weight from the GVWR (Gross Vehicle Weight Rating) of the trailer. Ex:

lbs. 


GVWR 
18,500 
Pin Weight 
3500 
Net 
15,000 


(4) G load rated tires 
15,000 
The manufacturer put just enough tire capacity for the GVWR of the trailer when it is on the tow vehicle. However, when the trailer
not on the tow vehicle, the weight balances changes as the load is balanced between the front jacks and the wheels.
We like to have a tire capacity large enough for the entire trailer GVWR. That leaves what the pin carries as a very
comfortable safety margin.
Actually the best number to use is after you have had each wheel of your loaded RV weighed.
Only then you can be sure that no one wheel will be overloaded.
The usual case will be that you will want tires with more load capacity after you weigh your RV with all your stuff aboard.
Or you may want larger Load Range tires so that you don't have to run at maximum pressure.
For the following examples, we will be looking at a 6 wheeled trailer. The concepts will fit motorhomes as well with the exception that
rim size options are more restrictive.
Let's start with a trailer that was delivered with LT235/85R16 D tires with a load capacity of 15,738 lbs. After weighing the
trailer with the stuff loaded, we found the trailer weight to be 17,500 lbs. We could change to LT235/85T16 E tires which would yield
a load capacity of 18,252 lbs. This is quite feasible since the 16" rims delivered with the D Load Range tires were
probably rated at 85 psi (the maximum air pressure that the rim can safely hold is stamped in the rim near the valve stem).
But let's say that after weighing the trailer, we found that the total trailer weight was 19,200 lbs. If LT235/85R16 G tires were installed,
we would have a load capacity of 22,500 lbs., more than enough. But this is not as easy as it seems. The 16" rims that the
D Load Range tires were delivered on are only good to 85 psi. To put G Load Range tires on our trailer, we will need new rims rated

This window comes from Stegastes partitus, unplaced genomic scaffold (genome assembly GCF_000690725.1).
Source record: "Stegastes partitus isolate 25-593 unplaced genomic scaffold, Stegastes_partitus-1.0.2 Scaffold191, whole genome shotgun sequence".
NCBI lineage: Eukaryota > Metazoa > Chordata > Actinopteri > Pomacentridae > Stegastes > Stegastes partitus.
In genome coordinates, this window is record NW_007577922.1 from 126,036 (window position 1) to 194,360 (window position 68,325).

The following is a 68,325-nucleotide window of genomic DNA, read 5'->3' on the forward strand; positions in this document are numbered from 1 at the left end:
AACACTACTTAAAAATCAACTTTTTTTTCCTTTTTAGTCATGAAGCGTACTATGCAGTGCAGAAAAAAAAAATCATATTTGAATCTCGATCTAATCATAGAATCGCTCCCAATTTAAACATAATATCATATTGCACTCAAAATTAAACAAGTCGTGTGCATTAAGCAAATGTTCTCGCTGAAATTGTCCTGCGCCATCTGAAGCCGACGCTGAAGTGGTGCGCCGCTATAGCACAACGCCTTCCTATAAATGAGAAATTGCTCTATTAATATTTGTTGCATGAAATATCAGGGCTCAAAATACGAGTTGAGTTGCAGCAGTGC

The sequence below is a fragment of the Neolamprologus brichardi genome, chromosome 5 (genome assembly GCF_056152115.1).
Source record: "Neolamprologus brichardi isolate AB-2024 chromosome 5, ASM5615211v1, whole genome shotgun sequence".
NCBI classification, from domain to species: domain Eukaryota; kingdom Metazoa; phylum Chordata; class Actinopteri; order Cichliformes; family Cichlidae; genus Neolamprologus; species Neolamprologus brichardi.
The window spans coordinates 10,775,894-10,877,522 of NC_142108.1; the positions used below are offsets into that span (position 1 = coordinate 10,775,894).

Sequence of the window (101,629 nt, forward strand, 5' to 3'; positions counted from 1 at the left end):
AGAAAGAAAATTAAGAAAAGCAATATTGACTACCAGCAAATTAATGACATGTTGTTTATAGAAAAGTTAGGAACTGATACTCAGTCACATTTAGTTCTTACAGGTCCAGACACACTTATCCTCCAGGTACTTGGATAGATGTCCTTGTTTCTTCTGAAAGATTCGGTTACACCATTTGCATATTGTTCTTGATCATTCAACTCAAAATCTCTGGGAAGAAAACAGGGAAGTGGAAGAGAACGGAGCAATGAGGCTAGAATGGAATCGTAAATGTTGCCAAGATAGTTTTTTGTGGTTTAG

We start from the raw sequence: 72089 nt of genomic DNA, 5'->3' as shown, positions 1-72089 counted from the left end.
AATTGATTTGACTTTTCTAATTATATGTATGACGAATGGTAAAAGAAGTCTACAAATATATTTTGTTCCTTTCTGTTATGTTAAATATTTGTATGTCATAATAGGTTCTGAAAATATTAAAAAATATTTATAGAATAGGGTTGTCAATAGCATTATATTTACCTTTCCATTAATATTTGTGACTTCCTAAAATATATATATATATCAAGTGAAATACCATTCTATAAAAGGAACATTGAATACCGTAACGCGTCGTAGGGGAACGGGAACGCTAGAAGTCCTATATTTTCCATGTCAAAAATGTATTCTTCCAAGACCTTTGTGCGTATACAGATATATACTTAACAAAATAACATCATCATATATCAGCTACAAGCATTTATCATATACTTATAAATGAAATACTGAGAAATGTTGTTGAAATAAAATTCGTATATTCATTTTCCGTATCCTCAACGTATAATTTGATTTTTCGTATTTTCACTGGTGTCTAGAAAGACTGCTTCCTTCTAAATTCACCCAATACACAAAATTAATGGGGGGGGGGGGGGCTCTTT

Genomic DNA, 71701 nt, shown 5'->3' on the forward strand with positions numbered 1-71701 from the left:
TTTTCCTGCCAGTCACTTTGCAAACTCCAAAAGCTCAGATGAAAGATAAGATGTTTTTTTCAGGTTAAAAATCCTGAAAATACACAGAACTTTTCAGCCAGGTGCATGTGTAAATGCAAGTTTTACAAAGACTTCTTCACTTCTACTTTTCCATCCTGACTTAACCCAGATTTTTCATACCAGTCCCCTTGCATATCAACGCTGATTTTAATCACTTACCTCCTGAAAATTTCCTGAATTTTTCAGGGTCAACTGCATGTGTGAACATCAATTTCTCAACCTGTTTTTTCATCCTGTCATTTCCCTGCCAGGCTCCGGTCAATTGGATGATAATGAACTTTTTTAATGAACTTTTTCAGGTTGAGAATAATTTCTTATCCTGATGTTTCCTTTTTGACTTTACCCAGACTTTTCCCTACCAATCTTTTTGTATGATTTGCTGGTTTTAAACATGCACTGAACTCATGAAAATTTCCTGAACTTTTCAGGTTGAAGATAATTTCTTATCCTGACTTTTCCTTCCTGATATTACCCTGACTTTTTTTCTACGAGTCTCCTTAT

for at least 110 psi to install the G tires.
What if our weighed trailer came in at 23,000 lbs. The biggest Load Range available in 16" rims is G. To go to H Load
Range tires, we would have to go to 17.5" rims. That would give us a tire load capacity of 28,836 lbs.
But wouldn't we have a problem of the wheel diameter being too large and the tires touching each other as they move fore and aft as
they rise and fall on the suspension. This is where Tread Size and Aspect Ratio come into play. The overall diameter of the
LT235/85R16 tire is 31.7". The H Load Range tire we would select for this application would be the 215/75R17.5 (there is no LT
or ST as these sizes cannot be confused with passenger car tires). This tire is skinnier, 215mm (8.5") versus 235mm (9.3")
and the Aspect Ratio is smaller so the tire height is less (215*.75= 6.35") versus (235*.85= 7.85") . The resultant diameter
for the 215/75R17.5 is only 30.5". So the 17.5" tire will easily fit in the wheel wells and not interfere with the other tires.
But there is another issue. The typical lug bolt size for a 17.5" rim is different than the typical 16" rim. The
17.5" rim usually has a 5/8" log bolt while the 16" rim uses 9/16" lug bolts. These differences also reflect a
difference of the load rating of the wheel hub. The 9/16" lug bolts are used with hubs on "7K" axles. meaning 7,000 load
capacity, 3,500 lbs. hub capacity. The 5/8" lug bolts are used with "8K" axles with hub capacities of 4,000
lbs. each.
Since we were looking for a total load capacity of 23,000 lbs., we would need to put 8K axles on our trailer. So it is not just an issue
of tires. Sometimes the rest of the suspension needs to be beefed up.
Let's say our trailer weighed in at 21,000 lbs., G Load Range tires would gives us enough load capacity but we would be running almost
at the Maximum PSI the tire is rated at. What if we wanted to be able to run our tires at less pressure than the Maximum PSI for a
little softer ride? We could use the H Load Range tires . Since we would still be within the load rating of our axles and hubs,
we would just need 17.5" rims that used 9/16" lug bolts. There are such special wheels available. We did a tire upgrade
for this very reason and it is covered in Tire Size Change. Now we could run at the same 110 psi we
used with the G Load Range tires. But now that is only 110 psi out of the 140 psi (78%) with a resultant softer ride.